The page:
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If you spend even a small amount of time looking into Bitcoin or talking about Bitcoin, it may seem that everyone in the crypto world kind of, you know, shoots lasers from their eyes. Maybe it’s because crypto enthusiasts often believe in the powers of cryptocurrency so ardently, their stare can feel like a powerful photon beam. Or because they can talk in a way to seem like their vision penetrates more deeply than most people into our collective technological fates.
Or maybe it’s because they post photos of themselves shooting actual lasers out of their eyes.
Here is Bitcoin podcaster Preston Pysh:
Here is Meltem Demirors, Chief Strategy Officer for digital asset managers CoinShares:
Here is Anthony Scaramucci, who seems to have pivoted from excommunicated White House communications director to Bitcoin super-bro:
We have been noticing this phenomenon for the past year or so. People who work in crypto or trade crypto blasting the rest of us from their avatars with star beams, as if they’re angry Supermen stuck in traffic. As if they’re Cyclops from the X-Men getting his pupils dilated at the optometrist. The question is, why? Why lasers? When did it start? Who is responsible? And is there a conspiracy behind it in which the crypto unbelievers will die in a firey ball of laser dust?
So I began to investigate. And I have a few things to report.
How did it start?
“Laser eyes,” as the phenomenon became known, got its start in the winter. Like all significant pieces of contemporary culture, it began as a meme. In February, a single Bitcoin was worth around $40,000 and climbing. A Twitter user who goes by the handle Chairforce had made a hobby of creating avatars for members of Twitter’s Bitcoin community. Seemingly on a whim, he decided to stick lasers on some friends’ avatars, and then they hatched a plan: once Bitcoin reached $50,000, they’d replace their avatars with the laser versions and begin promoting a hashtag called #LaserRayUntil100K. The concept being that they would blast lasers from their avatars’ skulls, and hopefully so would others, all as a sign of enthusiasm and solidarity until a single Bitcoin was worth $100,000.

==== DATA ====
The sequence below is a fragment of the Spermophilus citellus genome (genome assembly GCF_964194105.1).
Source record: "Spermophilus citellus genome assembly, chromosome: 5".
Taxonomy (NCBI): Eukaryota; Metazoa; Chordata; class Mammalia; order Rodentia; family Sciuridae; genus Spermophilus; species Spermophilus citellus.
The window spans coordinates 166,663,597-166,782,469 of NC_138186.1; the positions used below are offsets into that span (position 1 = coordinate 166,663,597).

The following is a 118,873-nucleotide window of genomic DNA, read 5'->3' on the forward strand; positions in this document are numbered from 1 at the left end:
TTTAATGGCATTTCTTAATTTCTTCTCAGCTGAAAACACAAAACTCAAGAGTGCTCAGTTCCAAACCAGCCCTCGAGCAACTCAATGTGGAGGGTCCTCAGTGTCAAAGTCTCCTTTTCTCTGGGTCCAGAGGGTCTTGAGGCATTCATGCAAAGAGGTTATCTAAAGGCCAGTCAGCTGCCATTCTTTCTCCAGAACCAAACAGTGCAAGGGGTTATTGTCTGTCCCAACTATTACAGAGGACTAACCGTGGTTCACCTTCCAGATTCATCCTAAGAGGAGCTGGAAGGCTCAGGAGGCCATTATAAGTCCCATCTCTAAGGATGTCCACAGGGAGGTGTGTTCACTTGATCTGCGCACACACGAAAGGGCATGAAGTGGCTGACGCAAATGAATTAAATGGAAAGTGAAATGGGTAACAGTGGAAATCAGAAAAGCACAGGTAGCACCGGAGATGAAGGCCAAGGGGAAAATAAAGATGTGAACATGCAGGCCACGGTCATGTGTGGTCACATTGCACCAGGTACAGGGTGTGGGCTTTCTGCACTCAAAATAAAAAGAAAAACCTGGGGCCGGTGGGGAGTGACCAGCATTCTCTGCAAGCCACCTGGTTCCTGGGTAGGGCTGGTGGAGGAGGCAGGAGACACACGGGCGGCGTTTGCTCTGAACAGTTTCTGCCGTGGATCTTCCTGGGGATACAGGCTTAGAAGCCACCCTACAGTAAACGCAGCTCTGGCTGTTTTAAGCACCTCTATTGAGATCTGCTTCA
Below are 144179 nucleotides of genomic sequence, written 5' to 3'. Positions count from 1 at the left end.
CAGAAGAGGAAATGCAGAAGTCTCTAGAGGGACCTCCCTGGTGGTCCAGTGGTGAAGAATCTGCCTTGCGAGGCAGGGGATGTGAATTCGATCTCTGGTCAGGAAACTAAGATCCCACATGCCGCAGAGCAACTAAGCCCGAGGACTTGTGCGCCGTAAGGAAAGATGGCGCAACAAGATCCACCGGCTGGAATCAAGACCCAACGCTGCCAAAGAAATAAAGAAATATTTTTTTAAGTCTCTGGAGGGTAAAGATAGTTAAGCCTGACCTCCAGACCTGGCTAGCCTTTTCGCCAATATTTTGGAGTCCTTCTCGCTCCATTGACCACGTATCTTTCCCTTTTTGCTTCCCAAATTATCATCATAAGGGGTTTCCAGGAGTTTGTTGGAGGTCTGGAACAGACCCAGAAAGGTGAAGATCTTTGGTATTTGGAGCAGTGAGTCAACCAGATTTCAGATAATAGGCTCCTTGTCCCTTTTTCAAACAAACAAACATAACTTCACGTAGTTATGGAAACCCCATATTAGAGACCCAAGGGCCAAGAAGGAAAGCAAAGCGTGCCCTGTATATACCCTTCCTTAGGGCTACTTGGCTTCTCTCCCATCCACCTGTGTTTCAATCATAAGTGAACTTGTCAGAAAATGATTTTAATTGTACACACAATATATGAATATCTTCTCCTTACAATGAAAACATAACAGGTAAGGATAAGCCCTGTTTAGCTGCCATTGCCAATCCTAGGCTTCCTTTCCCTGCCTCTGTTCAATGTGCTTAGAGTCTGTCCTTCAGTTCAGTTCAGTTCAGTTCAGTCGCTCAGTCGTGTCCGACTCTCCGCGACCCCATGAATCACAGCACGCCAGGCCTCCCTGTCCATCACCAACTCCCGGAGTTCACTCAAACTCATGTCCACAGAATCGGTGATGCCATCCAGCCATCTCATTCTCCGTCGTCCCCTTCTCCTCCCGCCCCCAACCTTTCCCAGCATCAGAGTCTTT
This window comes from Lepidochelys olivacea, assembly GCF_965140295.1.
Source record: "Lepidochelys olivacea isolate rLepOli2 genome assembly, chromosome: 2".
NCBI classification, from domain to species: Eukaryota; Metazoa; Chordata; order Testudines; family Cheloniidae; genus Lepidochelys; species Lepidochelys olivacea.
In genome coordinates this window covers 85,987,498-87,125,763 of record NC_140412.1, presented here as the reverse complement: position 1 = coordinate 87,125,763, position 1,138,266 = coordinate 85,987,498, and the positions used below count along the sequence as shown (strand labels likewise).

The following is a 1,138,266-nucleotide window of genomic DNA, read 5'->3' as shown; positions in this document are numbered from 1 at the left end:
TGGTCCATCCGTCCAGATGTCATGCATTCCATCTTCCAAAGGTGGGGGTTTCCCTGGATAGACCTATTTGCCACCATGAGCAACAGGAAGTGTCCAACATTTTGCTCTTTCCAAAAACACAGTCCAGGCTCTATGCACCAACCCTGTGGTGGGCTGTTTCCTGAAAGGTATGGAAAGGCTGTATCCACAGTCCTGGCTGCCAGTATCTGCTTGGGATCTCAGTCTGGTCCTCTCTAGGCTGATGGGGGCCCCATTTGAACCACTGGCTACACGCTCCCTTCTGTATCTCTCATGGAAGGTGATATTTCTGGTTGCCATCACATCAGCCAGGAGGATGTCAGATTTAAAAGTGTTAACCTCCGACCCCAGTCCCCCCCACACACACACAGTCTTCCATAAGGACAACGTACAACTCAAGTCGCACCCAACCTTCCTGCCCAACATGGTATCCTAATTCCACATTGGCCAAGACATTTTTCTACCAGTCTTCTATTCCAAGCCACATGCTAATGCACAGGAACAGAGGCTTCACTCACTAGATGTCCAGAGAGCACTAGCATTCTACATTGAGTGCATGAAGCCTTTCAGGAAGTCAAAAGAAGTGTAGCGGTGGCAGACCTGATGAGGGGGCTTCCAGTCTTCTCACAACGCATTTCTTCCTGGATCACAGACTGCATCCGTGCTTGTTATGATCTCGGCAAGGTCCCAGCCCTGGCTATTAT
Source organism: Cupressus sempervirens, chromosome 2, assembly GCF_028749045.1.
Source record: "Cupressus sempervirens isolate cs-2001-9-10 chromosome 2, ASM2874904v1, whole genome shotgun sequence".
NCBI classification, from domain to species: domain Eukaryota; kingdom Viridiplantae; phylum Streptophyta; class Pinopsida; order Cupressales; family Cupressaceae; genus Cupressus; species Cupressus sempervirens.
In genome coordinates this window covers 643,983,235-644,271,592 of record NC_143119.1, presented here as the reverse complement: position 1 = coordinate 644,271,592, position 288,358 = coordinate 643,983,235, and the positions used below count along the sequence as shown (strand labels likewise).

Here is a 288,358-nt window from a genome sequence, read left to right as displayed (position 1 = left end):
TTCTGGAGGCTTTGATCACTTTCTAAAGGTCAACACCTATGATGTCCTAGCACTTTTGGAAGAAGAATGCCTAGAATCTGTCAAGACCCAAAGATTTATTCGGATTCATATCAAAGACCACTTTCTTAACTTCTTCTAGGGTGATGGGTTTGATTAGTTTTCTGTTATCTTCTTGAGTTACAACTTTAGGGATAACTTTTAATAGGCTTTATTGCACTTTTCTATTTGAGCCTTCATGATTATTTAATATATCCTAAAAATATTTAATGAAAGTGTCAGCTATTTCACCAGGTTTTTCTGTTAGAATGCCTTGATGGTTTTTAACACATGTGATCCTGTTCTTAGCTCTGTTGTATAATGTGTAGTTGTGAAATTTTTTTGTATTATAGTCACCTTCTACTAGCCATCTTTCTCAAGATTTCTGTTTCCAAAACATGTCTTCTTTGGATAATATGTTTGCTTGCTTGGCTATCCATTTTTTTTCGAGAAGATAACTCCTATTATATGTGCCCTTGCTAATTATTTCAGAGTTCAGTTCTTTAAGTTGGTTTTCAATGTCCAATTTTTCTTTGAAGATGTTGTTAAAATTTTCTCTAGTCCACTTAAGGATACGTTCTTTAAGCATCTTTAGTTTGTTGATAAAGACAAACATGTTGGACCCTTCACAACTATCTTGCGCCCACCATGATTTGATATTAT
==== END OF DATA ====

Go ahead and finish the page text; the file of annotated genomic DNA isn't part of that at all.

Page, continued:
The campaign launched on February 16. It grained traction fast. Adoptees would come to include Elon Musk, Paris Hilton, and Sean Hannity. A Dutch Libertarian Party candidate went laser on a billboard. Ohio Congressman Warren Davidson gained laser eyes, and so did Cynthia M. Lummis, the junior Senator from Wyoming, whose office put out a statement explaining why: “Sen. Lummis is a big supporter of digital assets and financial innovation, and the laser eyes are showing that support.”
The meme, as memes about the value of certain viral investments sometime do, caught on. Some people got pretty serious about it. For instance, in May, Michael Saylor, the Chairman & CEO of a software company called MicroStrategy, posted: “Laser eyes proclaim a technology to guarantee the human rights of life, liberty, & property. Laser eyes channel action even as they protect from dilutive distraction. Laser eyes signal intent to make #Bitcoin an instrument of economic empowerment.”
Who’s this guy who invented laser eyes and does he live in a secret mountain redoubt in Switzerland? And what did he say?
Laser eyes inventor Chairforce, as he prefers to be identified, has a day job working for Bitcoin Magazine. His role there is Chief Shitpost Officer. (Yes, he confirmed this is his actual title.) I asked how it felt, seven months later, to see so many people still wearing lasers, Elon Musk be damned. “It feels good,” he said. “I love seeing the community bond. I actually believe that laser eyes will now be a permanent signal for Bitcoin Maximalists.”